The Miracles Testify to Similar Aspects of the Divinity of Jesus Christ Each miracle that Jesus performed served as a type and figure of a similar aspect of Jesus’ divinity. For example, Jesus turned the water to wine when testifying of the new covenant He was predestined to institute through His blood (John 2:1-11). The healing of the nobleman’s sons testified of Jesus’ calling as the Saviour of the world (John 2:12 to John 4:54). Jesus healed the lame man at the Pool of Bethesda and testified that eternal life is in Him (John 5:1-47). During the Passover festival recorded in John 6:1-71, Jesus miraculously fed the five thousand and then told the people that He was the Bread of Life. At the Feast of Tabernacles, Jesus Christ healed the blind man and then declared that He is the Light of the World (John 7:1 to John 10:21). During the Feast of Dedication (John 10:22 to John 11:57), Jesus raised Lazarus from the dead as a way to declare that He was the Resurrection and the Life.

Outline Here is a proposed outline:

1. 1 st Miracle & Testimony at the Wedding Feast John 2:1-11

2. 2 nd Miracle & Testimonies at the First Passover John 2:12 to John 4:54

3. 3 rd Miracle & Testimonies at the Feast of the Jews John 5:1-47

4. 4 th Miracle & Testimonies at the Second Passover John 6:1-71

5. 5 th Miracle & Testimonies at the Feast of Tabernacles John 7:1 to John 10:21

6. 6 th Miracle & Testimonies at the Feast of Dedication John 10:22 to John 11:54

7. 7 th Miracle & The Testimony of Scriptures John 11:55 to John 20:29

8. Summary: The Author Testifies of All of His Miracles John 20:30-31

Verses 30-31

Summary: The Author Testifies of All of His Miracles In John 20:30-31 the author gives us an epilogue to the section which comprises seven feasts and seven miracles. He concludes by telling us that Jesus Christ did many other miracles during His earthly ministry. However, he picked these seven in order that we might believe that Jesus Christ is truly the Christ, the Son of God. Thus, the purpose of these miracles is to serve as infallible proof that Jesus is the Son of God, which reflects the third theme of the Gospel of John. In fact, all four Gospels serve as a testimony to the deity of Jesus Christ.

The Purpose of the Miracles - Rick Joyner tells us that Jesus did not work miracles so that men would believe in His power. He wrought signs and wonders so that men would believe in Him and in His Father's love. He did not want men to obey him because of their fear of His power, but rather, to obey Him as an act of love and devotion to the Father. Jesus could have spoken to mountains and they would have obeyed Him. He could have called fire down from heaven. But then, men would have served Him out of fear and not out of love. [297]

[297] Rick Joyner, The Final Quest (Charlotte, North Carolina: Morning Star Publications, 1977), 142.

John 20:30 And many other signs truly did Jesus in the presence of his disciples, which are not written in this book:

John 20:30 Comments - John’s reference to many other signs and miracles of Jesus Christ that he did not record implies that the Gospel of John is a collection of signs testifying to the deity of the Lord Jesus Christ. A careful study reveals these signs. The testimony of God the Father (John 1:1-18) serves as a sign. The testimonies of John the Baptist and his disciples (John 1:19-51) serve as signs. In the section of John’s testimony of the miracles that Jesus performed (John 2:1 to John 12:11), John chose seven key miracles that served as a testimony to His deity. These signs include the seven miracles are discussed in the introduction of this commentary. Others miracles are recorded in the Synoptic Gospels.

In the passage of John (John 12:12 to John 20:31), seven events that Jesus fulfilled in Old Testament serve as signs in this Gospel. The final chapter records the miracle of the drought of fishes that serves as a final testimony (John 21:1-23).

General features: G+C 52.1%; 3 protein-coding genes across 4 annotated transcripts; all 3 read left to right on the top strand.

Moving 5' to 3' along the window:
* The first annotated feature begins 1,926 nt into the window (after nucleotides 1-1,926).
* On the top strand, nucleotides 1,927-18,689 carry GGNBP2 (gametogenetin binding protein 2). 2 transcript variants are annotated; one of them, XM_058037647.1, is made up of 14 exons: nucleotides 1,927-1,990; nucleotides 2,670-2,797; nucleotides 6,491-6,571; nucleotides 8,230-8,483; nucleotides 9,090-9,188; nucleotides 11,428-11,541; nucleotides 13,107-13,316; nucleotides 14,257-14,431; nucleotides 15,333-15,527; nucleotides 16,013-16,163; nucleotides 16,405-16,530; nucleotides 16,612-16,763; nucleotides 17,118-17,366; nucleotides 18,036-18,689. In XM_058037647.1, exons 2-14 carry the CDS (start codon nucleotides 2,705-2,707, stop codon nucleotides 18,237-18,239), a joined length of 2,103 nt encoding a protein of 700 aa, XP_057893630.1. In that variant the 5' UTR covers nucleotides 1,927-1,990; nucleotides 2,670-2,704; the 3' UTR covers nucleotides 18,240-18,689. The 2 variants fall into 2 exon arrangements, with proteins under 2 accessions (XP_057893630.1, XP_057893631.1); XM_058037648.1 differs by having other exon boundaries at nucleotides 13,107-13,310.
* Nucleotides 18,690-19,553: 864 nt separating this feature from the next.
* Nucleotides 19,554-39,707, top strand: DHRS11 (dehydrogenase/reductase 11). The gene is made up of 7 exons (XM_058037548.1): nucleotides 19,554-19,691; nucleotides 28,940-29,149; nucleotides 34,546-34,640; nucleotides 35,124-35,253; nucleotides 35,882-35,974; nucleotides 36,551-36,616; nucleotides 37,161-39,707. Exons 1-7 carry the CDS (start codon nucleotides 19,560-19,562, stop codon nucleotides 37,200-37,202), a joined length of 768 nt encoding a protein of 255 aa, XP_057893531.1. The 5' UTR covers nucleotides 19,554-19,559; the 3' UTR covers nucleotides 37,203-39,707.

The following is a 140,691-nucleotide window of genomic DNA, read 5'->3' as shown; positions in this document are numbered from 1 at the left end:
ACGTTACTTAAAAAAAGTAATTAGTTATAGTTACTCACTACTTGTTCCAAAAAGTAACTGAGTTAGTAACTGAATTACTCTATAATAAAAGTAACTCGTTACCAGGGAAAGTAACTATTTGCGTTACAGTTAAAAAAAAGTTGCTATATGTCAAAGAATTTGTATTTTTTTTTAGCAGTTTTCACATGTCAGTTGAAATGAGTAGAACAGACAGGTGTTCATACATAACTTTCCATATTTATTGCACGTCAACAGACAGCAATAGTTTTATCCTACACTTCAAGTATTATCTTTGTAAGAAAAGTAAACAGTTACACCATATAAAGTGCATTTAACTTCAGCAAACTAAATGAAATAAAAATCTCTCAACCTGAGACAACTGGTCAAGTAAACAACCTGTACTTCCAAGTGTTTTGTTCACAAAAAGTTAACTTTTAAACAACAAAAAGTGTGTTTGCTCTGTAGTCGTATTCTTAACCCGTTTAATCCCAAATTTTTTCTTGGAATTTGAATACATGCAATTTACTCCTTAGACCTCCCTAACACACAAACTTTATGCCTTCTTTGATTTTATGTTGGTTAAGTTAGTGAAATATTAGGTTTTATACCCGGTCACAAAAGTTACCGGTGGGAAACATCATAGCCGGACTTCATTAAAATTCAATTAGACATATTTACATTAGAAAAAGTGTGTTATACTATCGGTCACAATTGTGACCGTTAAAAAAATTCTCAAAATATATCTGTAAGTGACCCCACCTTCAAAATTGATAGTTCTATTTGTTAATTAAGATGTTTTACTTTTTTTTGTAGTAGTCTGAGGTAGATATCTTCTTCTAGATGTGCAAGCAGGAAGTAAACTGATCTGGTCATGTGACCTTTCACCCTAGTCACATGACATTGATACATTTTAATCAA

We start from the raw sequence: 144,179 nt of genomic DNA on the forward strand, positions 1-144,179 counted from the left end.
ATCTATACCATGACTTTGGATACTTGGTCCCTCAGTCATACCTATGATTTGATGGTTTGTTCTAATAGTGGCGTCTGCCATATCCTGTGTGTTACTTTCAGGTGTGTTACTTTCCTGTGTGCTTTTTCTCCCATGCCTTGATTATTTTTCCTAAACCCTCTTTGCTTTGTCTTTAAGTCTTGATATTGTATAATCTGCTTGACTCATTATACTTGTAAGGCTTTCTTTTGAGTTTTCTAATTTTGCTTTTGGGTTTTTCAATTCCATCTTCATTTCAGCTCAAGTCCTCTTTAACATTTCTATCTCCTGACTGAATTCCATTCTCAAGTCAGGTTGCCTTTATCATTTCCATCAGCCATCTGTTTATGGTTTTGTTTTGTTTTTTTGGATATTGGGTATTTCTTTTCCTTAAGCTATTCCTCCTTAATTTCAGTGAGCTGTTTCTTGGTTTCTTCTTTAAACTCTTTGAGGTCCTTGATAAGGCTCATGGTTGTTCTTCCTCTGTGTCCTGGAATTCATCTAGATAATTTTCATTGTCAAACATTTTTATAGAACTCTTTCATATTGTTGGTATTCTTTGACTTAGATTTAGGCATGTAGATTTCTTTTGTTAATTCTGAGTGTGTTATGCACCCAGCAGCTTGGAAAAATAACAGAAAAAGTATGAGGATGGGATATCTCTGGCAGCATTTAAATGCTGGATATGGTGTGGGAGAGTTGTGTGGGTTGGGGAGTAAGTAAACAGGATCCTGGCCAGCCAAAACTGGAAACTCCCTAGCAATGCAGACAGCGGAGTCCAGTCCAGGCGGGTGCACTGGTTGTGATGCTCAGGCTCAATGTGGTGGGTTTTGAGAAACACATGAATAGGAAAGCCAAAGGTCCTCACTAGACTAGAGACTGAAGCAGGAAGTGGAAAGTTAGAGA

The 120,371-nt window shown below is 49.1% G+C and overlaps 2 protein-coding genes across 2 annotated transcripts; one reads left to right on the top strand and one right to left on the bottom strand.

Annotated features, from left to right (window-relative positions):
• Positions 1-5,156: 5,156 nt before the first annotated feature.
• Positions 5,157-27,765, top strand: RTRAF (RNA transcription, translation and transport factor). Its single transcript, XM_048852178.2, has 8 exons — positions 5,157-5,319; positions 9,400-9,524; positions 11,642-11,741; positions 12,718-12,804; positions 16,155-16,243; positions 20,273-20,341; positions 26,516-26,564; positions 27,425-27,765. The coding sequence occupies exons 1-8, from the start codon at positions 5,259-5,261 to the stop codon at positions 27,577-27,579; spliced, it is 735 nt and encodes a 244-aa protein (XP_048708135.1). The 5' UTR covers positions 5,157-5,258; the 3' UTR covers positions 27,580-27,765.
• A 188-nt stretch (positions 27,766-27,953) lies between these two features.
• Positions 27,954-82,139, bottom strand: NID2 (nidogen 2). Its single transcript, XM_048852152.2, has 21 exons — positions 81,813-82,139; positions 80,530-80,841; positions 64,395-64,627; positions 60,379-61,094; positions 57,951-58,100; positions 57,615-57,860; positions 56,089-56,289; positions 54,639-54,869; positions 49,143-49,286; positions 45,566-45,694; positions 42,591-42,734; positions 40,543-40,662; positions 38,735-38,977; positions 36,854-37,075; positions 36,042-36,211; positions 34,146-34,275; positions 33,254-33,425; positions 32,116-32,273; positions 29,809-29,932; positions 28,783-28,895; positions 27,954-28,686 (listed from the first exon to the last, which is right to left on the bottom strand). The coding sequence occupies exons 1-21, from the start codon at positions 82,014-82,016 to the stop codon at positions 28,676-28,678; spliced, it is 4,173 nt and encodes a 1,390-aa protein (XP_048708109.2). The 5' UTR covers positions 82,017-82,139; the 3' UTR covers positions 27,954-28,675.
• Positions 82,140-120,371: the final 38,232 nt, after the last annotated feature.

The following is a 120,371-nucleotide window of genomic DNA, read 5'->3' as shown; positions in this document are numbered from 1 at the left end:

These signs also include the seven “I Am’s” when Jesus declares His deity. His discourses that only John records are also “signs” that give proof or testimony of the deity of our Lord Jesus Christ.

Finally, Warren Wiersbe says that there are sixty-seven references in this Gospel to seeing and fifty-eight references to hearing. [298] Thus, John the apostle is giving us a record of Jesus’ works and His words prove that He is indeed the Son of God. Therefore, the Gospel of John has signs woven throughout the entire message of his writing.

[298] Warren Wiersbe, John, in With the Word (Nashville, Tennessee: Thomas Nelson Publishers, 1991), in Libronix Digital Library System, v. 2.1c [CD-ROM] (Bellingham, WA: Libronix Corp., 2000-2004), “Introduction.”

John 20:31 Comments - The purpose of the Gospel is stated in John 20:31:

1. That we might know that Jesus is Christ the Son of God.

2. That we might have life thru the name of Jesus.

John 20:31 tells us that the things that John writes in his Gospel have been written as a testimony that Jesus Christ is the Son of God. Within this Gospel we have the testimony of God the Father (John 1:1-18, of John the Baptist (John 1:19-51), of Jesus’ miracles (chpts. 2-11) of the Scriptures (chpts. 12-20). The reason that he closes with this summary of witnesses and his purpose for writing is because chapter 20 is the ended of this four-fold witness. We will find that chapter 21 is the testimony of Jesus Christ Himself telling us to come and follow Him. These testimonies are to convince us that Jesus Christ is the Son of God and this belief will result in our salvation. This is why the Gospel of John frequently makes comments that many people believed that Jesus Christ was the Son of God as a result of the five-fold testimony found with this Gospel (John 2:11; John 2:22; John 4:21; John 4:39; John 4:41-42; John 4:50; John 4:53; John 6:69; John 7:31; John 8:30-31; John 9:38; John 10:42; John 11:27; John 11:45; John 12:11; John 12:42; John 20:8). We find a numerous amount of Scriptures in John’s Gospel where Jesus is exhorting the Jews to believe on Him, and many other Scriptures saying that others did not believe upon Him. Thus, John’s Gospel is filled with passages about mankind’s decision to believe that Jesus is the Son of God or not.

In addition, the Gospel of John reveals Jesus Christ as the Son of God by revealing His character through His divine names. The names of Jesus reveal Him as the Son of God.

1. The Word of God

2. The Only Begotten from the Father

3. The True Light or the Light of the World

4. The Lamb of God

5. The Bread of Life

6. The Living Water (the Holy Spirit)

7. The I Am

8. The Door

9. The Good Shepherd

10. The Son of God

11. Master and Lord

12. The Resurrection and the Life

13. The Way, the Truth and the Life

14. The Vine

15. The King of the Jews

Bibliographical Information
Everett, Gary H. "Commentary on John 20". Everett's Study Notes on the Holy Scriptures. https://www.studylight.org/commentaries/eng/ghe/john-20.html. 2013.